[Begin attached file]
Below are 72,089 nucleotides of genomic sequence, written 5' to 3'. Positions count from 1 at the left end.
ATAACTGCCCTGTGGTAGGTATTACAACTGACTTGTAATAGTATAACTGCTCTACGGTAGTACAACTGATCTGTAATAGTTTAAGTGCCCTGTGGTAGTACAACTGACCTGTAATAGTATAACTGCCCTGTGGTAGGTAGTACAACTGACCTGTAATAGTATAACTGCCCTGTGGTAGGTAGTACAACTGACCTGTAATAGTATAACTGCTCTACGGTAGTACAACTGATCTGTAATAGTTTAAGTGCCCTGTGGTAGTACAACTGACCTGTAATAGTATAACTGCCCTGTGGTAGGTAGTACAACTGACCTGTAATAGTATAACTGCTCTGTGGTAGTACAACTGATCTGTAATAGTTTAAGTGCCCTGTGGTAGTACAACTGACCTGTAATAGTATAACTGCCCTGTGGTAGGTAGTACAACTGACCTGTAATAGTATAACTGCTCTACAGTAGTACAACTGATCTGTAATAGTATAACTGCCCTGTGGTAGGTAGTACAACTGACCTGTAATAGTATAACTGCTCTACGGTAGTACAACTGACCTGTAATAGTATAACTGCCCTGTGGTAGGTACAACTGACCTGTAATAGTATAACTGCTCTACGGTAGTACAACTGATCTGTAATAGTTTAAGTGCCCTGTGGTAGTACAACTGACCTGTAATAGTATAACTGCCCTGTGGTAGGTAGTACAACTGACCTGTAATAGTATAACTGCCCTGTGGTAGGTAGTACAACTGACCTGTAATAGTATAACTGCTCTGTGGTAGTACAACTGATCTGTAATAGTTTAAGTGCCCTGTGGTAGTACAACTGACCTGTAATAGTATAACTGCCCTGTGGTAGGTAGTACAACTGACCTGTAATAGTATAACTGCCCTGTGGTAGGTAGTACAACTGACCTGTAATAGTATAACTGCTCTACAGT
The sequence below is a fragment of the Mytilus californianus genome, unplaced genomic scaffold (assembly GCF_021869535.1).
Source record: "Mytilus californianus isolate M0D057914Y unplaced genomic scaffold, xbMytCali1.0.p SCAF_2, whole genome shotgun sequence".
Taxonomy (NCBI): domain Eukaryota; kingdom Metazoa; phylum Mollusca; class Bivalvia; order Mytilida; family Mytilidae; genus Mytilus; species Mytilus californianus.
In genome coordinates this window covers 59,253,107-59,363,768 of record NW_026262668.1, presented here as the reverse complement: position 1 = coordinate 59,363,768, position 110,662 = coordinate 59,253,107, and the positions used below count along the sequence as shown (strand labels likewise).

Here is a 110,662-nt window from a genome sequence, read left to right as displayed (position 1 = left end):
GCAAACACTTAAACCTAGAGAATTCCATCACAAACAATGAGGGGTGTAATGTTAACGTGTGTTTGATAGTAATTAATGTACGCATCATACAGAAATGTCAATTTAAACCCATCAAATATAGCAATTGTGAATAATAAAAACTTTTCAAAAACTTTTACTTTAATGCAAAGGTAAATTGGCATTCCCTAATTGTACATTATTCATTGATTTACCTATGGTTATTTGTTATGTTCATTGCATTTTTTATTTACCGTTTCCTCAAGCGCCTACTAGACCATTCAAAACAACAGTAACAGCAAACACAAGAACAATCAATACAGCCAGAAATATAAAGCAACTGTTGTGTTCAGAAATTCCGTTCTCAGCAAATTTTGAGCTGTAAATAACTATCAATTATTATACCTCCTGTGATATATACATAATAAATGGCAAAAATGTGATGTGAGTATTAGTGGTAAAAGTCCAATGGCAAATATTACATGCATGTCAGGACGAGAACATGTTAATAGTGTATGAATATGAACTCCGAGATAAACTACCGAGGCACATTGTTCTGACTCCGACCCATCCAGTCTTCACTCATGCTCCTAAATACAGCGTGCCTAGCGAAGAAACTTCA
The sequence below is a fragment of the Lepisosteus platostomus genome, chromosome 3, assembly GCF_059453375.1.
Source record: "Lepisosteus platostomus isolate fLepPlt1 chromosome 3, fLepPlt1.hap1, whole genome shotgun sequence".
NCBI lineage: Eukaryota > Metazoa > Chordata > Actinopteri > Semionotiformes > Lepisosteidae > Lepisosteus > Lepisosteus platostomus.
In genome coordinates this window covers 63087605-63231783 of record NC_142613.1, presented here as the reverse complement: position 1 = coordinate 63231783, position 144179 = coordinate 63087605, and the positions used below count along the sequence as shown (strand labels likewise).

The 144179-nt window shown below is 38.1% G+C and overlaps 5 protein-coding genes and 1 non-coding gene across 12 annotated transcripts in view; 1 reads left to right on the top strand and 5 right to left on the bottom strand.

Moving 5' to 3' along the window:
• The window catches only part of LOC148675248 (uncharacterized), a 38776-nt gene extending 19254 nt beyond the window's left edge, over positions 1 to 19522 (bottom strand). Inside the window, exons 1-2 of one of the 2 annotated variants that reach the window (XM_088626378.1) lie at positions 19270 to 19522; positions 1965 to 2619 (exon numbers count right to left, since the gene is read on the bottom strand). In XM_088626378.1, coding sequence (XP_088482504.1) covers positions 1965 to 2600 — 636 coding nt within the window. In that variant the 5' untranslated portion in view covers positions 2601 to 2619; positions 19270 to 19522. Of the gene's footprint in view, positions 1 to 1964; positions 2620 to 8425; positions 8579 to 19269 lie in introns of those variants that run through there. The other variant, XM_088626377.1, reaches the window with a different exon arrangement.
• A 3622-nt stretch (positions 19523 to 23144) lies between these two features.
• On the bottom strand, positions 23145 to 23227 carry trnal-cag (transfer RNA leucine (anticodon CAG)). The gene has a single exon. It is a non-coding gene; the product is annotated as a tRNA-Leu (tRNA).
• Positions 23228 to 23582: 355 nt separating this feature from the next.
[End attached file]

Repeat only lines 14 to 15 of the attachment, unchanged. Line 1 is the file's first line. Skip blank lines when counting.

Moving 5' to 3' along the window:
• The window catches only part of LOC148675248 (uncharacterized), a 38776-nt gene extending 19254 nt beyond the window's left edge, over positions 1 to 19522 (bottom strand). Inside the window, exons 1-2 of one of the 2 annotated variants that reach the window (XM_088626378.1) lie at positions 19270 to 19522; positions 1965 to 2619 (exon numbers count right to left, since the gene is read on the bottom strand). In XM_088626378.1, coding sequence (XP_088482504.1) covers positions 1965 to 2600 — 636 coding nt within the window. In that variant the 5' untranslated portion in view covers positions 2601 to 2619; positions 19270 to 19522. Of the gene's footprint in view, positions 1 to 1964; positions 2620 to 8425; positions 8579 to 19269 lie in introns of those variants that run through there. The other variant, XM_088626377.1, reaches the window with a different exon arrangement.